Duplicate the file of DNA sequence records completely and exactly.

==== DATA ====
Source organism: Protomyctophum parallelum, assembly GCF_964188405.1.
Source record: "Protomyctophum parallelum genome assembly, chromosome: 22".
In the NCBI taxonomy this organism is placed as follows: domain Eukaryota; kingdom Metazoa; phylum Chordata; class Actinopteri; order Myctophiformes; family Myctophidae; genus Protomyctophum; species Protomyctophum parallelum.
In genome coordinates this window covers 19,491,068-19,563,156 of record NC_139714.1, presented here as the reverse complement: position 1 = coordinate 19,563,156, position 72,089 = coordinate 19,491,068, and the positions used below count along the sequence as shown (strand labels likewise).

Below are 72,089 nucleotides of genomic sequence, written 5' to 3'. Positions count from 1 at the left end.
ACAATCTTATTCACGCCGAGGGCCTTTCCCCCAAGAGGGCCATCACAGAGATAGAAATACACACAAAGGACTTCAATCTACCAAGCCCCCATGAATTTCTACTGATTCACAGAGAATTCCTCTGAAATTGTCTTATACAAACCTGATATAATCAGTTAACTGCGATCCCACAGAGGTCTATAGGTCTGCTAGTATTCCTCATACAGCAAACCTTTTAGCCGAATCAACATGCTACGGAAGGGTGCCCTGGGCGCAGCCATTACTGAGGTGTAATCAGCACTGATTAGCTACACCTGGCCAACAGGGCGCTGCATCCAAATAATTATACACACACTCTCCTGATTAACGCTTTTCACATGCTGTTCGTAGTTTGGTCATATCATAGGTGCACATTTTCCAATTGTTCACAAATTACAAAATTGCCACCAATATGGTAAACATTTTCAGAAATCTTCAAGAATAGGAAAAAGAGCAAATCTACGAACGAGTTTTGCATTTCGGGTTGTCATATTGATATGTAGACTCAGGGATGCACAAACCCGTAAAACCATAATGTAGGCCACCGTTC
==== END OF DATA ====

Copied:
Source organism: Protomyctophum parallelum, assembly GCF_964188405.1.
Source record: "Protomyctophum parallelum genome assembly, chromosome: 22".
In the NCBI taxonomy this organism is placed as follows: domain Eukaryota; kingdom Metazoa; phylum Chordata; class Actinopteri; order Myctophiformes; family Myctophidae; genus Protomyctophum; species Protomyctophum parallelum.
In genome coordinates this window covers 19,491,068-19,563,156 of record NC_139714.1, presented here as the reverse complement: position 1 = coordinate 19,563,156, position 72,089 = coordinate 19,491,068, and the positions used below count along the sequence as shown (strand labels likewise).

Below are 72,089 nucleotides of genomic sequence, written 5' to 3'. Positions count from 1 at the left end.
ACAATCTTATTCACGCCGAGGGCCTTTCCCCCAAGAGGGCCATCACAGAGATAGAAATACACACAAAGGACTTCAATCTACCAAGCCCCCATGAATTTCTACTGATTCACAGAGAATTCCTCTGAAATTGTCTTATACAAACCTGATATAATCAGTTAACTGCGATCCCACAGAGGTCTATAGGTCTGCTAGTATTCCTCATACAGCAAACCTTTTAGCCGAATCAACATGCTACGGAAGGGTGCCCTGGGCGCAGCCATTACTGAGGTGTAATCAGCACTGATTAGCTACACCTGGCCAACAGGGCGCTGCATCCAAATAATTATACACACACTCTCCTGATTAACGCTTTTCACATGCTGTTCGTAGTTTGGTCATATCATAGGTGCACATTTTCCAATTGTTCACAAATTACAAAATTGCCACCAATATGGTAAACATTTTCAGAAATCTTCAAGAATAGGAAAAAGAGCAAATCTACGAACGAGTTTTGCATTTCGGGTTGTCATATTGATATGTAGACTCAGGGATGCACAAACCCGTAAAACCATAATGTAGGCCACCGTTC